IF (note the use of all capital letters) we continue to hear more talk about inflation being "below the Fed's target" or further discussions of deflation, I would be willing to bet that this would represent justification for the Bernanke Fed to avoid taking their proverbial feet off of the gas pedal too soon. So, IF the data continues to come in mixed AND IF I've got this right, the new inflation problem might mean that the much ballyhooed QE "taper" could begin later than currently expected.
Turning to this morning... Overnight in Japan, politicians put a damper on expectations for a cut in corporate taxes. Such talk has led to weakness in the dollar/strength in the yen, which is not friendly to the yen-carry trade. In response, traders are selling U.S. stock futures this morning. This, combined with another spike higher in interest rates has pressured key technical levels in stock futures and put the bears in charge in the early going. Thus, look for a weak open on Wall Street and for sellers to try and break the current trading range to the downside.
Positions in stocks mentioned: none
The opinions and forecasts expressed herein are those of Mr. David Moenning and may not actually come to pass. Mr. Moenning’s opinions and viewpoints regarding the future of the markets should not be construed as recommendations. The analysis and information in this report is for informational purposes only. No part of the material presented in this report is intended as an investment recommendation or investment advice. Neither the information nor any opinion expressed nor any Portfolio constitutes a solicitation to purchase or sell securities or any investment program. The opinions and forecasts expressed are those of the editor and may not actually come to pass. The opinions and viewpoints regarding the future of the markets should not be construed as recommendations of any specific security nor specific investment advice. One should always consult an investment professional before making any investment.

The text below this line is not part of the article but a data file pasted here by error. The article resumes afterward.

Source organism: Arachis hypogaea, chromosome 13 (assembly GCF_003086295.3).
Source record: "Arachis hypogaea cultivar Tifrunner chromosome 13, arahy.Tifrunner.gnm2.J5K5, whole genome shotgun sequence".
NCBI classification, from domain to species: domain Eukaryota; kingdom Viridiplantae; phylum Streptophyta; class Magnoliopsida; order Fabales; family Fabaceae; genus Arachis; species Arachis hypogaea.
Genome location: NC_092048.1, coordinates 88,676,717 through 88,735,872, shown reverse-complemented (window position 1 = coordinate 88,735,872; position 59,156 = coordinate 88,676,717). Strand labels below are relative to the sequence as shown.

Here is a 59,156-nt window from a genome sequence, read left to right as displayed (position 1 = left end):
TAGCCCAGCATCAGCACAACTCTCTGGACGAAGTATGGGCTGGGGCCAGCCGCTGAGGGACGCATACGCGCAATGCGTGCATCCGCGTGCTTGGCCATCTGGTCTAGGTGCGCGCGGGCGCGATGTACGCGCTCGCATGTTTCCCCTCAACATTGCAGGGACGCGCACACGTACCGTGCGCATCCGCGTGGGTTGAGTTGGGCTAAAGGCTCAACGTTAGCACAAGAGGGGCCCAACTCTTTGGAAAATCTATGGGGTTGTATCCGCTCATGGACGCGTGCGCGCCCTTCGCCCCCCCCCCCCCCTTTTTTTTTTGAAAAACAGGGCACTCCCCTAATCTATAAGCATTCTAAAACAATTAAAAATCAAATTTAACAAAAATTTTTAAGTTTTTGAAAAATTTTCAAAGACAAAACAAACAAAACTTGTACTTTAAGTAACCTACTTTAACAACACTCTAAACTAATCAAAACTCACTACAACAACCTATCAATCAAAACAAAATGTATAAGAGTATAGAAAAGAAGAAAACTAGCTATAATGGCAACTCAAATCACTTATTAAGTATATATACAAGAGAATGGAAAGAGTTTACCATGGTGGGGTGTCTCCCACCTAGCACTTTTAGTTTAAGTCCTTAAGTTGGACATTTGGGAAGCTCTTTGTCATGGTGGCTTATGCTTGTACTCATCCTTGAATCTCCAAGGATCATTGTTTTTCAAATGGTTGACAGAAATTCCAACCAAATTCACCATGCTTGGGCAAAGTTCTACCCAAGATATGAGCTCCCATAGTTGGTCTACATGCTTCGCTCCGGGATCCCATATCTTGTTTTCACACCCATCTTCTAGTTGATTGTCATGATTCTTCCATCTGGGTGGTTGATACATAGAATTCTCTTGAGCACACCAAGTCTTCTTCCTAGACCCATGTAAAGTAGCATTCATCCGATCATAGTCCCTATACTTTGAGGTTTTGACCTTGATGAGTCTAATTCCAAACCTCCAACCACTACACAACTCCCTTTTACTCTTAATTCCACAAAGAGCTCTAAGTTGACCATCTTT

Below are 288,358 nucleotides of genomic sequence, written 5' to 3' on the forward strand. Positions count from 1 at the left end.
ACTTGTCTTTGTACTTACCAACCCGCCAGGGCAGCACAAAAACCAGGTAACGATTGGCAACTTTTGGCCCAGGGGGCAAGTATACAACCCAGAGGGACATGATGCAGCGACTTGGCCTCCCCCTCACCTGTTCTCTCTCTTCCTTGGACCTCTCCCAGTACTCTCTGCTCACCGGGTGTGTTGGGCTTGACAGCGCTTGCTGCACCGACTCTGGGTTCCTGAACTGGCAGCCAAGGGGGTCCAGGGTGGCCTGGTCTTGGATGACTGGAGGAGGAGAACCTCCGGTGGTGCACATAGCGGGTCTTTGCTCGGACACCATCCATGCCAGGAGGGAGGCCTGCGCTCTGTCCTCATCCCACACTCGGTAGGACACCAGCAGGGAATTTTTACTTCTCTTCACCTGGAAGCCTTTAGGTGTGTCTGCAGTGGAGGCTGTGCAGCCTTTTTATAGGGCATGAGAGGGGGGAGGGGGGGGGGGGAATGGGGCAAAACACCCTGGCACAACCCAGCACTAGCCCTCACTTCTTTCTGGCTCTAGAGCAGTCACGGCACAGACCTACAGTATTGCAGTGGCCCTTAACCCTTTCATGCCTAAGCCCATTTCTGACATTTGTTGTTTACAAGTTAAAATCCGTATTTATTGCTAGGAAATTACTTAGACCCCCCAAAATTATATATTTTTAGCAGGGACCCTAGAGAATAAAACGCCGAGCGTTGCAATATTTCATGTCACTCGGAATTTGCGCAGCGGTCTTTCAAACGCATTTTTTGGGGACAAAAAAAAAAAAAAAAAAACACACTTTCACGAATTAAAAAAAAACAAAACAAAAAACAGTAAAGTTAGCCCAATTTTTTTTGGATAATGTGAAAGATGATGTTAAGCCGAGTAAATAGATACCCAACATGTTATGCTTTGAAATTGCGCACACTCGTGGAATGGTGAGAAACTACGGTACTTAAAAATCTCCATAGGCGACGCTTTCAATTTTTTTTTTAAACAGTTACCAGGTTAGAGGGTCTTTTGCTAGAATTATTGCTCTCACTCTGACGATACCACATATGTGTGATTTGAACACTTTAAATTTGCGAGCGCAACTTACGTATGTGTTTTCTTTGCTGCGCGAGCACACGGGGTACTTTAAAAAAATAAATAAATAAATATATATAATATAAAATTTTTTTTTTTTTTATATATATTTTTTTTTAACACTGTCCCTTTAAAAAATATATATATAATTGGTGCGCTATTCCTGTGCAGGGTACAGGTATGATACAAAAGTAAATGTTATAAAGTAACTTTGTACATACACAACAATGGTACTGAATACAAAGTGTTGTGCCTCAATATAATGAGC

Any investment decisions must in all cases be made by the reader or by his or her investment adviser. Do NOT ever purchase any security without doing sufficient research. There is no guarantee that the investment objectives outlined will actually come to pass. All opinions expressed herein are subject to change without notice. Neither the editor, employees, nor any of their affiliates shall have any liability for any loss sustained by anyone who has relied on the information provided.
The analysis provided is based on both technical and fundamental research and is provided “as is” without warranty of any kind, either expressed or implied. Although the information contained is derived from sources which are believed to be reliable, they cannot be guaranteed.
The information contained in this report is provided by Ridge Publishing Co. Inc. (Ridge). One of the principals of Ridge, Mr. David Moenning, is also President and majority shareholder of Heritage Capital Management, Inc. (HCM) a Chicago-based money management firm. HCM is registered as an investment adviser. HCM also serves as a sub-advisor to other investment advisory firms. Ridge is a publisher and has not registered as an investment adviser. Neither HCM nor Ridge is registered as a broker-dealer.
Employees and affiliates of HCM and Ridge may at times have positions in the securities referred to and may make purchases or sales of these securities while publications are in circulation. Editors will indicate whether they or HCM has a position in stocks or other securities mentioned in any publication. The disclosures will be accurate as of the time of publication and may change thereafter without notice.
Investments in equities carry an inherent element of risk including the potential for significant loss of principal. Past performance is not an indication of future results.